1990s >> 1995 >> no-1085-january-1995

TV Review: The Punch & Judy Show

Breast implants, sexual fetishism, supermodels and Chippendales. Sex therapy, intimate tattoos and witchcraft. No, you won’t find any of them discussed in this column, but you certainly will find them if you watch This Morning with Richard and Judy long enough.

Certainly, morning television never used to be like this. In fact there never used to be much on TV in the mornings at all outside of the kids’ summer holidays when Heidi. Barnaby the Bear and England losing at cricket made their annual appearance on BBC 1. But some years ago ITV hit out with a concerted attempt to win ratings and advertisers with its morning magazine programme from the Albert Dock in Liverpool. With its quirky mixture of high fashion, sex and astrology This Morning soon gained a cult following, particularly among Britain’s students, thus demonstrating like nothing else the current poverty of student life.

Two years ago BBC 1 attempted to regain the initiative with the imaginatively titled Good Morning With Anne and Nick, hosted by the prim Tory Anne Diamond and professional bloke Nick Owen. At first it floundered badly but it has now overtaken its rival in the ratings, provoking what some at the BBC have claimed is a “dirty tricks” campaign from Granada.

The BBC version of what is basically the same programme with different presenters is more homely than its ITV rival, though it suffers from many of the same difficulties. Foremost among these is something which becomes apparent within minutes of turning the set on. Both morning magazine programmes are lowest common denominator television. They are the tabloids of the small screen. Both have their main stories, big-name interviews, guest columnists (doctors, cooks, etc.), pop stars and astrological features. True, they may not have topless models posing for their audience, but when voyeuristic TV comes via features on breast implants or leggy models parading the latest high street fashion in stockings and suspenders, the comparison with the tabloids is all too clear.

The Joan Collins Fan Club
Like all the successful tabloids, This Morning and Good Morning demonstrate a preoccupation with the good life and high society. The BBC 1 version sends professional glamourpuss Tania Bryer to all the top parties and events so that she can report back to the millions not so fortunate, in a sort of Daily Mail meets Hello! magazine feature for TV. Richard Madeley and Judy Finnegan’s programme is even worse on this score. This Morning demonstrates a preoccupation with high fashion which is thoroughly out of keeping with the type of audience it attracts. No doubt there are a few Kensington millionairesses who tune in, but the staple audience for morning TV consists of housewives and househusbands, the unemployed, pensioners and students. Just how many of them are likely to be able to afford the glamorous Versace outfits paraded in front of them with such frequency? A feature on wedding dresses is liable to show little costing less than several thousand pounds, as if this is the norm for a cash-strapped working class. The message appears to be that “you too can aspire to this”, but the class system means that those watching are going to do plenty of aspiring with scant reward for their efforts.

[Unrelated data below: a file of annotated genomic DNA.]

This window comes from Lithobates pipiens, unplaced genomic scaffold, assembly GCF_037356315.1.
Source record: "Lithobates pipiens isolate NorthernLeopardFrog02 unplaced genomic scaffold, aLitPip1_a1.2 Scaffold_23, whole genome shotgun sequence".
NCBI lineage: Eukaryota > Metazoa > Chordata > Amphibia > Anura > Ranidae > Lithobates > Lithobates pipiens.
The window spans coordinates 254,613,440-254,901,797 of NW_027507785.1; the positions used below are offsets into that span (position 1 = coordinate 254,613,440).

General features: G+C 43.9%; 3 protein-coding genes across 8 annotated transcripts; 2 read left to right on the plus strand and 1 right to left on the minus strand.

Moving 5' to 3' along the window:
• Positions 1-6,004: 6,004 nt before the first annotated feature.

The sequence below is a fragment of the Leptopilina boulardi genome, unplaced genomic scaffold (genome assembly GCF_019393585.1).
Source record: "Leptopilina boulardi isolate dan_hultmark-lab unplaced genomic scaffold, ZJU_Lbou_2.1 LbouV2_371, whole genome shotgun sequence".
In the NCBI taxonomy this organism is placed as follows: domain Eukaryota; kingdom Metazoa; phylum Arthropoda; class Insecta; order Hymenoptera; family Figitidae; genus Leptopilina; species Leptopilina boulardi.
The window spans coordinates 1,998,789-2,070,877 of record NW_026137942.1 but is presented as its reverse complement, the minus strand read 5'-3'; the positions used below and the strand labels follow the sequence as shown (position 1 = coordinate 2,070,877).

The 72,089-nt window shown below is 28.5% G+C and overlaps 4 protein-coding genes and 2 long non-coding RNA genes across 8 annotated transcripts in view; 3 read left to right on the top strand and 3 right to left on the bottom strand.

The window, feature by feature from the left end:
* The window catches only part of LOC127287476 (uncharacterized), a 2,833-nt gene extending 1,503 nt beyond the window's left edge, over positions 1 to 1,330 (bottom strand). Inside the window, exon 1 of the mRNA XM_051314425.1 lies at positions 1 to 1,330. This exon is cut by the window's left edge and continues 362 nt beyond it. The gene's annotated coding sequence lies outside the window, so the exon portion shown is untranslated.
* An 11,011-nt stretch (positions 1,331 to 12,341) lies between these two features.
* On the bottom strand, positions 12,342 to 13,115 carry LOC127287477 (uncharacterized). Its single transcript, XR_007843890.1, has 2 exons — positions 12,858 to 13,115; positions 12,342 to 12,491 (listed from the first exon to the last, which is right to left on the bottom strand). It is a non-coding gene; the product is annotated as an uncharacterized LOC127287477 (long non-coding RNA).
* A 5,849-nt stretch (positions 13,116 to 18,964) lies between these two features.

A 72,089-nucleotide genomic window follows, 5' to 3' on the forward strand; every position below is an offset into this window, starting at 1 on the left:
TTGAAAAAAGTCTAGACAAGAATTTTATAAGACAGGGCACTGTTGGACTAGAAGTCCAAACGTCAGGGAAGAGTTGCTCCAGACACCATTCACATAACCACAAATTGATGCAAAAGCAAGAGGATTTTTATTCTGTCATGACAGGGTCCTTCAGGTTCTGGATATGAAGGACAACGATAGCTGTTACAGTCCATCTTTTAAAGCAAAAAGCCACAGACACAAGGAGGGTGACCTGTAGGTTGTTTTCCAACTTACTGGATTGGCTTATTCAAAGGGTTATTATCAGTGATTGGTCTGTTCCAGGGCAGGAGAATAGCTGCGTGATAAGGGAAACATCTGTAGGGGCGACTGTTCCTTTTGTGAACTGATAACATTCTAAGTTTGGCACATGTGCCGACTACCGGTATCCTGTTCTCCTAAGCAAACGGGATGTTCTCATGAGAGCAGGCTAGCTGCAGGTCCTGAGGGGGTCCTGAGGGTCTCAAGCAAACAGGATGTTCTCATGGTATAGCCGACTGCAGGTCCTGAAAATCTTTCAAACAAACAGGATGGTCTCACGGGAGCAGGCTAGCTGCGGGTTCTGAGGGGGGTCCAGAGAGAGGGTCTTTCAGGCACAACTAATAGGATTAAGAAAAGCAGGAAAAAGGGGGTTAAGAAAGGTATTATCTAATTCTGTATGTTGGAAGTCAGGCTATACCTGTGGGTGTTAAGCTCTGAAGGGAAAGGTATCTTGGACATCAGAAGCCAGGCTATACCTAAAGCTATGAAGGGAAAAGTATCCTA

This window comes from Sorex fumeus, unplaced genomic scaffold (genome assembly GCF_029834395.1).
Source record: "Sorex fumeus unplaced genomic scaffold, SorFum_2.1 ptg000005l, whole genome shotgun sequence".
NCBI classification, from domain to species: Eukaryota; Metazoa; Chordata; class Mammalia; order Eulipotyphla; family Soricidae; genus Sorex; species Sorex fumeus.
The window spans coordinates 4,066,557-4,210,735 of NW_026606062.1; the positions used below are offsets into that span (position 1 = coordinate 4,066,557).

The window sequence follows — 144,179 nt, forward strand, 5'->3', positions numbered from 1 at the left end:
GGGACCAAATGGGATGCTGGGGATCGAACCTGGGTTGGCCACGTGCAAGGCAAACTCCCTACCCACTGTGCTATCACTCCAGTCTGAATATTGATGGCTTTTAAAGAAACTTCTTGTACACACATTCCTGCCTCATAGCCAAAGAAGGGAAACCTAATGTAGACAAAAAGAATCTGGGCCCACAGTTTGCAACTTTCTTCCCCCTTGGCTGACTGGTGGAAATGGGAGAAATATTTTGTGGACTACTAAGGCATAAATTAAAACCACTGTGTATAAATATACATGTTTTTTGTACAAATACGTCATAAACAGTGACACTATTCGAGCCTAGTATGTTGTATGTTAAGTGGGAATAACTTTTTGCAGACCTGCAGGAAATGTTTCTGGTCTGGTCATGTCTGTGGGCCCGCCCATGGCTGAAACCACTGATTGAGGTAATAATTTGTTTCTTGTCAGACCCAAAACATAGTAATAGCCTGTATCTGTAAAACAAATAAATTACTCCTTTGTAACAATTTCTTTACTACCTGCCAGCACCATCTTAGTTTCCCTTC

Ian McCaskill
While it is not normally easy for the humble reviewer to develop a class analysis of the weather forecasts, morning television provides the opportunity. This is because Good Morning With Anne and Nick has a novel approach to weather forecasting. It does them for one person. That’s right — just the one, or sometimes a couple if it is feeling charitable. Invariably it is for Quentin or Arabella from London Docklands or something similar who want to know what the weather is going to be like for their midwinter month-long holiday in Mustique. Sod Rockall, Shannon and Dogger Bank, its the Seychelles Good Morning is interested in. How else to warm the cockles of a pensioner’s heart? Whatever, it’s nice to know they’re thinking of us all.

But to be sure, the crisis-beset proles are not forgotten entirely. They are the fodder for the phone-ins. on embarrassing topics sandwiched between the pap. “From Ainslie in the kitchen with his seafood platter to our phone-in on crabs in the bedroom. VD clinics all over Britain have been reporting difficulties . . .” This is the sort of link Anne and Nick are good at when such a time comes, and that is fairly often. The phone-ins themselves are designed so that desperate people can tell the world about their problems and then receive a few words of advice from an agony aunt, doctor, psychiatrist or whoever else is available. They are excruciating. Not only that, but there is something worrying about programmes that devote so much of their time to such exploitation of others’ misfortunes. If anyone actually puts the phone down with a problem solved it is very rare and, moreover, besides the point. The object is to get all the gory and embarrassing details out on air before the adverts come on or before it is time for the next fashion report.

If you haven’t already guessed from all this, morning TV is to be generally avoided, and it is indeed possible that many only have it on because it provides welcoming background noise at a dull time of the day. It is at best twee, invariably voyeuristic and at worst moronic. So if by any chance you’re asking whether this morning is a good morning in the home of your TV reviewer, then the likely answer is no. it bloody well isn’t.